For 2010, I decided to ask a poll question in the TechRepublic Microsoft Windows Blog on most every Friday (assuming I could come up with a compelling question). Last week, I used a blog post by Ed Bott over on ZDNet as the basis for what I thought was a fairly simple question:
As one might expect, the question sparked several passionate exchanges about Windows XP, Windows Vista, Windows 7, Microsoft, Apple, Linux, and game controllers. (Check it out for yourself if you don't believe me.) I still find in the vast scheme of life, the universe, and everything that these fits of passion about something as insignificant as an operating system choice are slightly mind-boggling.
I use Windows XP at the office (CBS Interactive has not made the jump to Windows 7) and Windows 7 at home. Both versions work perfectly fine and do what they are supposed to do — I have no complaints. (By the way, neither XP nor 7 crash all the time, as I hear so often.) And I certainly don't mind that you use one or the other or Linux or Mac OS or CP/M or whatever. I don't feel the need to make a passionate plea that my choice is better than your choice. I say use the OS that fits your needs and I'll do the same.
But, judging by the discussions I see in the Windows Blog, I am seemingly in the minority. Apparently, one is supposed to be passionate about their operating system choices and, therefore, must defend said choice in forums wherever and whenever a dissenting opinion is expressed. I am curious as to why?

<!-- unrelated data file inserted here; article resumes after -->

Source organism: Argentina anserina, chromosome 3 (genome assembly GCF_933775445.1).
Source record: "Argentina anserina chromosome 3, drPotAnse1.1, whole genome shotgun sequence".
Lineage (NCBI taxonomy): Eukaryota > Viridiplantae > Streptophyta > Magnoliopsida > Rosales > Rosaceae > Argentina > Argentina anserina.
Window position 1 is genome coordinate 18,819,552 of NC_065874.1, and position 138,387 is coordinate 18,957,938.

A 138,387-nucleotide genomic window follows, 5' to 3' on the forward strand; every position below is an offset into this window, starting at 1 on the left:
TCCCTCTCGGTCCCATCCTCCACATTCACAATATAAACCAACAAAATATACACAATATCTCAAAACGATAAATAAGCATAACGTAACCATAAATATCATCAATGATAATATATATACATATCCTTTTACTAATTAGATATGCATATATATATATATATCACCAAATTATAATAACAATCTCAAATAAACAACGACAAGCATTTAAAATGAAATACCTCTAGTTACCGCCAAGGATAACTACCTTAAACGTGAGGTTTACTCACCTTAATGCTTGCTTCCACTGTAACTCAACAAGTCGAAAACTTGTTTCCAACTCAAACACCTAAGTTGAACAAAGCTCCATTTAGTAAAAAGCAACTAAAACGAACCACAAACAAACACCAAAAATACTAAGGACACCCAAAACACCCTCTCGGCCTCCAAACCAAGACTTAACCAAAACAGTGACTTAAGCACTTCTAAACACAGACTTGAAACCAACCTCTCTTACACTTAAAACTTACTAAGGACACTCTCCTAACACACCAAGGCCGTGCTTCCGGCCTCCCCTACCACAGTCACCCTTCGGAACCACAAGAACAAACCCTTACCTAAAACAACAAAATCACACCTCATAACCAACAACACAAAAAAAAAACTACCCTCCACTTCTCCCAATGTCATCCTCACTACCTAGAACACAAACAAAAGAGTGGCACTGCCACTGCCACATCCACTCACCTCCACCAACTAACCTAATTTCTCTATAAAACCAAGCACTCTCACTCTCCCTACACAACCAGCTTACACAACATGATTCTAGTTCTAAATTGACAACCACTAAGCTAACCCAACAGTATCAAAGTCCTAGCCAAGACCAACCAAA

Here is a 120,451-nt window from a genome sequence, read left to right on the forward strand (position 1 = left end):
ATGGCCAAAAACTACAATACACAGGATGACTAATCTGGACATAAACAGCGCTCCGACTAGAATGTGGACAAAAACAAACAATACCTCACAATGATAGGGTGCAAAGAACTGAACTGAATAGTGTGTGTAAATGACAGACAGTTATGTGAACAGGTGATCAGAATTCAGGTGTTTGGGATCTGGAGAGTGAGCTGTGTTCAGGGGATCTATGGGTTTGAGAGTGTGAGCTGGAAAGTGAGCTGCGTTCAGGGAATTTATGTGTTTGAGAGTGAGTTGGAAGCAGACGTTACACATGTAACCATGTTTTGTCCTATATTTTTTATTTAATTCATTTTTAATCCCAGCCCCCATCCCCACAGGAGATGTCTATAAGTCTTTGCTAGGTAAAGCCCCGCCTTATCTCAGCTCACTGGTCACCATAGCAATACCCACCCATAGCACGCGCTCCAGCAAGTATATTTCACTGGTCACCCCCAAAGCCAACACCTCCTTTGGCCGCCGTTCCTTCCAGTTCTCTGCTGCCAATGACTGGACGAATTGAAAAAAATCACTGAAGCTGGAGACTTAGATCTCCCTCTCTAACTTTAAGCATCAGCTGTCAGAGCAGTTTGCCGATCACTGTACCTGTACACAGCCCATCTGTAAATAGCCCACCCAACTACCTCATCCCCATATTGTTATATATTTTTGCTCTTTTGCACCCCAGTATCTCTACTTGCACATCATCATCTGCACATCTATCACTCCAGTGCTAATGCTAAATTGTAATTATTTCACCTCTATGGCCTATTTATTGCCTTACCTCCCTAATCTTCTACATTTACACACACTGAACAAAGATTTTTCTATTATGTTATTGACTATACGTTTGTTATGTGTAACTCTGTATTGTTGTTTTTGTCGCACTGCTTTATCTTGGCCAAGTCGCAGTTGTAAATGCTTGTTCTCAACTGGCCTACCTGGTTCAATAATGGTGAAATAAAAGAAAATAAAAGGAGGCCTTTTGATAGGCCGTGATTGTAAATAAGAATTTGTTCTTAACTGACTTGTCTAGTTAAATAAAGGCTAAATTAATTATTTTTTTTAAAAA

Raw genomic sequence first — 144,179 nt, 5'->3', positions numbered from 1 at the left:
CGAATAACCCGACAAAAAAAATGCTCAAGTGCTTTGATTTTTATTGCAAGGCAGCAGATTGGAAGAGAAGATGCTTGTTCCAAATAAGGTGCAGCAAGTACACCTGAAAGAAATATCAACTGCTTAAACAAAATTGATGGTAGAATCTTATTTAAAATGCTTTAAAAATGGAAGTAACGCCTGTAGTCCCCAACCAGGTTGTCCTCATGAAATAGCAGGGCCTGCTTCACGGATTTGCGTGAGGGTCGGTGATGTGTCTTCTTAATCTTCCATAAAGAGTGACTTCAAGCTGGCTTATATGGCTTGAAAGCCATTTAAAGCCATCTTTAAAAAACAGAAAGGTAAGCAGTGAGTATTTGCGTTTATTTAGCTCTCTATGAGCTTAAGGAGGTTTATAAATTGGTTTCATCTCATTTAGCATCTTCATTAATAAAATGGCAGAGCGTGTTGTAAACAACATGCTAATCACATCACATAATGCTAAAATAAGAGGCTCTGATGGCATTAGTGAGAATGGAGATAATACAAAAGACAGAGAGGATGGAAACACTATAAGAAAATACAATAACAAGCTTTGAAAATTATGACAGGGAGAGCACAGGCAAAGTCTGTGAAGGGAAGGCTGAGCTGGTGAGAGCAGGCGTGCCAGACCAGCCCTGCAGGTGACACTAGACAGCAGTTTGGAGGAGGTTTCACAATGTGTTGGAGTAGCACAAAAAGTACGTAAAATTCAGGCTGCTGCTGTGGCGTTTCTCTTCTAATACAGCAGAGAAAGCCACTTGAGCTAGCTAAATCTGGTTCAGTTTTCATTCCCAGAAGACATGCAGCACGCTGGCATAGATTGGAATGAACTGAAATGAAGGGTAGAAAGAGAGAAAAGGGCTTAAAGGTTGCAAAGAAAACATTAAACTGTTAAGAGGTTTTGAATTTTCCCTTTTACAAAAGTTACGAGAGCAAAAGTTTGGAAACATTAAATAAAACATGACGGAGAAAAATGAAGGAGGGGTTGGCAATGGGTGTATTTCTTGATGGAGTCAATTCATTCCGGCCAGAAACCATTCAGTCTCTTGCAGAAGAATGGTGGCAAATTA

I am curious, because I reserve my passion for things that call for it, like family, love, friends, music, food, and race horses, among others. The last thing I have passion about is operating system choices. How about you?
What compels you to defend your operating system and condemn someone else's? Does their choice really matter that much to you? Why? Do you defend your favorite operating system against dissenters with passion? Where does this passion come from?
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Mark W. Kaelin has been writing and editing stories about the IT industry, gadgets, finance, accounting, and tech-life for more than 25 years. Most recently, he has been a regular contributor to BreakingModern.com, aNewDomain.net, and TechRepublic.